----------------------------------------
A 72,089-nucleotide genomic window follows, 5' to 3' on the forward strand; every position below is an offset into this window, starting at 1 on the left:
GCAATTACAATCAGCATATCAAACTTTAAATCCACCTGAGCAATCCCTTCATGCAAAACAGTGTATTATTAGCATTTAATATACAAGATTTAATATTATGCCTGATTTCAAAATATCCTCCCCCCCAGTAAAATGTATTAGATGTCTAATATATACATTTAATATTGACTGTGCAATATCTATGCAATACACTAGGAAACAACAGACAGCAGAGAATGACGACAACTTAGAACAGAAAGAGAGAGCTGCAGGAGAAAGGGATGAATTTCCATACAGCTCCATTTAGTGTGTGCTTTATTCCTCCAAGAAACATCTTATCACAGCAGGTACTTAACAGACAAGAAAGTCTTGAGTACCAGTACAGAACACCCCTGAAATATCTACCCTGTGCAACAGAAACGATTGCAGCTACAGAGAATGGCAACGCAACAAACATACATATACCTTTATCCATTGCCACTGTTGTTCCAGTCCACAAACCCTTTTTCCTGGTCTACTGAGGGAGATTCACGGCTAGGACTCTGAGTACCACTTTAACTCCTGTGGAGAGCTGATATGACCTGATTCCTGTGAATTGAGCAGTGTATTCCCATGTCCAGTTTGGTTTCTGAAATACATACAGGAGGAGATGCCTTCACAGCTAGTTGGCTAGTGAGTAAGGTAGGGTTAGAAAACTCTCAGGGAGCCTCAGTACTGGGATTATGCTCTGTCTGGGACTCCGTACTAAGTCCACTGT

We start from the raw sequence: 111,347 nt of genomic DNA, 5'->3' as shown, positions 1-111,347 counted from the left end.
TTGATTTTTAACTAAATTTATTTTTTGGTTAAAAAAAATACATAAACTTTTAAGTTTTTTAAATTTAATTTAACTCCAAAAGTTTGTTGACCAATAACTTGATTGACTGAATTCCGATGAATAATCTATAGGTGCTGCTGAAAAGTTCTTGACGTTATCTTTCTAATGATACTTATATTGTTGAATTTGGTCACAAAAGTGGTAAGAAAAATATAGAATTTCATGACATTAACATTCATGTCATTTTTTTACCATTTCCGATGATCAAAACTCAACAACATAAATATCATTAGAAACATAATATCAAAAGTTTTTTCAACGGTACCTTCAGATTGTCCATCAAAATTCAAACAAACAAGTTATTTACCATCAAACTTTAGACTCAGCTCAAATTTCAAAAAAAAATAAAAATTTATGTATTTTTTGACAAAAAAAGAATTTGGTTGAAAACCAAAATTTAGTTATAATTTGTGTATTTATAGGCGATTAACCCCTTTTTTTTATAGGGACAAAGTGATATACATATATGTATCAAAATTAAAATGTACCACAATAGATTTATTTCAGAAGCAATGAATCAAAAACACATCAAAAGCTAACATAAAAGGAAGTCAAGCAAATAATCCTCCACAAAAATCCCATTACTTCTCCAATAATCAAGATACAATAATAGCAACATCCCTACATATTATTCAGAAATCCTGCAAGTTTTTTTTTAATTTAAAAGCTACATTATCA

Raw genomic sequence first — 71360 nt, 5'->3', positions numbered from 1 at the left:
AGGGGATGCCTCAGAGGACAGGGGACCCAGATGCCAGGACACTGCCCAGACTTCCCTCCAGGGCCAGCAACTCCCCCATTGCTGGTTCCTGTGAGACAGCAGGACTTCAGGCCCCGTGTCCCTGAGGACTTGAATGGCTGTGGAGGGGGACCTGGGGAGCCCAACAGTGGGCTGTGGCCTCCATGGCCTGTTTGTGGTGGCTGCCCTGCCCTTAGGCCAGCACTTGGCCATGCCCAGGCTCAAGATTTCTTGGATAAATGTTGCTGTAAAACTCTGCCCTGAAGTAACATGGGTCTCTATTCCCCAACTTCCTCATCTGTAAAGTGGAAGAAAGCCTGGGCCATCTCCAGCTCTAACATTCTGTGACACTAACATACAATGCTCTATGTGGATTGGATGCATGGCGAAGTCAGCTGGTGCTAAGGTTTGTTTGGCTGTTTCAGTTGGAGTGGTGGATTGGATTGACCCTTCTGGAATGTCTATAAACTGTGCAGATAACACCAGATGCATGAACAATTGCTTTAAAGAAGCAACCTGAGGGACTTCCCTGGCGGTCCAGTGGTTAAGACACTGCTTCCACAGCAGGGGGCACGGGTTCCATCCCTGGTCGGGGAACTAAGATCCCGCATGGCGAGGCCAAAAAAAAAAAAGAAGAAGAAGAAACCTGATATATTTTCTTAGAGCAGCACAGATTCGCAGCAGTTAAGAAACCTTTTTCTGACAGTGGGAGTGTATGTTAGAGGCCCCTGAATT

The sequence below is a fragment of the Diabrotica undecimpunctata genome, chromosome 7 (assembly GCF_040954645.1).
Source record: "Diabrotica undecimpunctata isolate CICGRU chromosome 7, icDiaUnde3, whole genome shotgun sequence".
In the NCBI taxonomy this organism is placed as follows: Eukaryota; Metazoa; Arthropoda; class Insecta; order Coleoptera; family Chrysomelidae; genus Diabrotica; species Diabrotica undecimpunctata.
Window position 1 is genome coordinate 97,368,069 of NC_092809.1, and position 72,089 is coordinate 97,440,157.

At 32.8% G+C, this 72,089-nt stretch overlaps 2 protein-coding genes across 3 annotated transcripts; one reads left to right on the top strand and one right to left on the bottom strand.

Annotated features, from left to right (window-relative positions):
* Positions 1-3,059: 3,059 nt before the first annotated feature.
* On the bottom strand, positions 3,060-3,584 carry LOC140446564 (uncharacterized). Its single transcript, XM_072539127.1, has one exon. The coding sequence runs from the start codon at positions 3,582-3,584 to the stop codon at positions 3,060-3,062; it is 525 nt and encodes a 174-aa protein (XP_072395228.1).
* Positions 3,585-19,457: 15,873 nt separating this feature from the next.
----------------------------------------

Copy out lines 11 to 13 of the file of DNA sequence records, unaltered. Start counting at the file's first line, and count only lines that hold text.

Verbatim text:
At 32.8% G+C, this 72,089-nt stretch overlaps 2 protein-coding genes across 3 annotated transcripts; one reads left to right on the top strand and one right to left on the bottom strand.

Annotated features, from left to right (window-relative positions):
* Positions 1-3,059: 3,059 nt before the first annotated feature.